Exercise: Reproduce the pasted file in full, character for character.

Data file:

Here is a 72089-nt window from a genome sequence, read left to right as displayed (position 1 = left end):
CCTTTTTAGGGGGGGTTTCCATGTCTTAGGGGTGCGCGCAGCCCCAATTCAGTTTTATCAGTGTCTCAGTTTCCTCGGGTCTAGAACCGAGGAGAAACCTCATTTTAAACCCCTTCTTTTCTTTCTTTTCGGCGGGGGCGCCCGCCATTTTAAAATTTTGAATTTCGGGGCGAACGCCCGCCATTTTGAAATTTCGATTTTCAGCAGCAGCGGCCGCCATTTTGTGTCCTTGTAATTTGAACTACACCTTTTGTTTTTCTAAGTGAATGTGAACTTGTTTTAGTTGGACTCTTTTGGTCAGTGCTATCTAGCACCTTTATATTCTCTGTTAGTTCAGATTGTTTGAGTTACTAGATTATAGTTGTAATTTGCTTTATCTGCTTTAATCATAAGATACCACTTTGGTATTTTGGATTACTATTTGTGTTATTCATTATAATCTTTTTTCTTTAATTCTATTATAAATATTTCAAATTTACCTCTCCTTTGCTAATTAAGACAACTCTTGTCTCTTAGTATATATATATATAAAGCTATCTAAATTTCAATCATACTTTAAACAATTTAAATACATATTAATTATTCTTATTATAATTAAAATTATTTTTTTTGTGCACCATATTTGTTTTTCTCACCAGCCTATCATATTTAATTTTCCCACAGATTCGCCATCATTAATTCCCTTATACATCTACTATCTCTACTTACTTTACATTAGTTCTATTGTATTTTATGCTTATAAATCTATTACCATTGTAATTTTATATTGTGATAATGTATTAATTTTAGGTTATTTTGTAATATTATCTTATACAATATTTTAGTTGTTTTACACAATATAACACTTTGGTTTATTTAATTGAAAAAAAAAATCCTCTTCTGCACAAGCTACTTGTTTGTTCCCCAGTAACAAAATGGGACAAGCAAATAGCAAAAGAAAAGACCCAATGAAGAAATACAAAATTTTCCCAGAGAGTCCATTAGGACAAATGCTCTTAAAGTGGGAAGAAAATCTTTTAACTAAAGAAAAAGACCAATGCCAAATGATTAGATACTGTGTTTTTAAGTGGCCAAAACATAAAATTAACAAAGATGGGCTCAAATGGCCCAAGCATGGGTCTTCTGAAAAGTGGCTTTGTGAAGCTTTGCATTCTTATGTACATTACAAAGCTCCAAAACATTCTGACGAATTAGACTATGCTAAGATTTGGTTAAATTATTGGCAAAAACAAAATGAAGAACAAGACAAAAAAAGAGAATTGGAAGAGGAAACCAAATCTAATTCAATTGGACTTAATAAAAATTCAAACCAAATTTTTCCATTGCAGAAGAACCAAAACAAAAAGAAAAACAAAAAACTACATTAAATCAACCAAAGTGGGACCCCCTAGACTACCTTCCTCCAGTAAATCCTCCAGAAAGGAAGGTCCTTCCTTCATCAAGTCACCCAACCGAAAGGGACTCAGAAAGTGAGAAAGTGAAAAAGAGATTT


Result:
Here is a 72089-nt window from a genome sequence, read left to right as displayed (position 1 = left end):
CCTTTTTAGGGGGGGTTTCCATGTCTTAGGGGTGCGCGCAGCCCCAATTCAGTTTTATCAGTGTCTCAGTTTCCTCGGGTCTAGAACCGAGGAGAAACCTCATTTTAAACCCCTTCTTTTCTTTCTTTTCGGCGGGGGCGCCCGCCATTTTAAAATTTTGAATTTCGGGGCGAACGCCCGCCATTTTGAAATTTCGATTTTCAGCAGCAGCGGCCGCCATTTTGTGTCCTTGTAATTTGAACTACACCTTTTGTTTTTCTAAGTGAATGTGAACTTGTTTTAGTTGGACTCTTTTGGTCAGTGCTATCTAGCACCTTTATATTCTCTGTTAGTTCAGATTGTTTGAGTTACTAGATTATAGTTGTAATTTGCTTTATCTGCTTTAATCATAAGATACCACTTTGGTATTTTGGATTACTATTTGTGTTATTCATTATAATCTTTTTTCTTTAATTCTATTATAAATATTTCAAATTTACCTCTCCTTTGCTAATTAAGACAACTCTTGTCTCTTAGTATATATATATATAAAGCTATCTAAATTTCAATCATACTTTAAACAATTTAAATACATATTAATTATTCTTATTATAATTAAAATTATTTTTTTTGTGCACCATATTTGTTTTTCTCACCAGCCTATCATATTTAATTTTCCCACAGATTCGCCATCATTAATTCCCTTATACATCTACTATCTCTACTTACTTTACATTAGTTCTATTGTATTTTATGCTTATAAATCTATTACCATTGTAATTTTATATTGTGATAATGTATTAATTTTAGGTTATTTTGTAATATTATCTTATACAATATTTTAGTTGTTTTACACAATATAACACTTTGGTTTATTTAATTGAAAAAAAAAATCCTCTTCTGCACAAGCTACTTGTTTGTTCCCCAGTAACAAAATGGGACAAGCAAATAGCAAAAGAAAAGACCCAATGAAGAAATACAAAATTTTCCCAGAGAGTCCATTAGGACAAATGCTCTTAAAGTGGGAAGAAAATCTTTTAACTAAAGAAAAAGACCAATGCCAAATGATTAGATACTGTGTTTTTAAGTGGCCAAAACATAAAATTAACAAAGATGGGCTCAAATGGCCCAAGCATGGGTCTTCTGAAAAGTGGCTTTGTGAAGCTTTGCATTCTTATGTACATTACAAAGCTCCAAAACATTCTGACGAATTAGACTATGCTAAGATTTGGTTAAATTATTGGCAAAAACAAAATGAAGAACAAGACAAAAAAAGAGAATTGGAAGAGGAAACCAAATCTAATTCAATTGGACTTAATAAAAATTCAAACCAAATTTTTCCATTGCAGAAGAACCAAAACAAAAAGAAAAACAAAAAACTACATTAAATCAACCAAAGTGGGACCCCCTAGACTACCTTCCTCCAGTAAATCCTCCAGAAAGGAAGGTCCTTCCTTCATCAAGTCACCCAACCGAAAGGGACTCAGAAAGTGAGAAAGTGAAAAAGAGATTT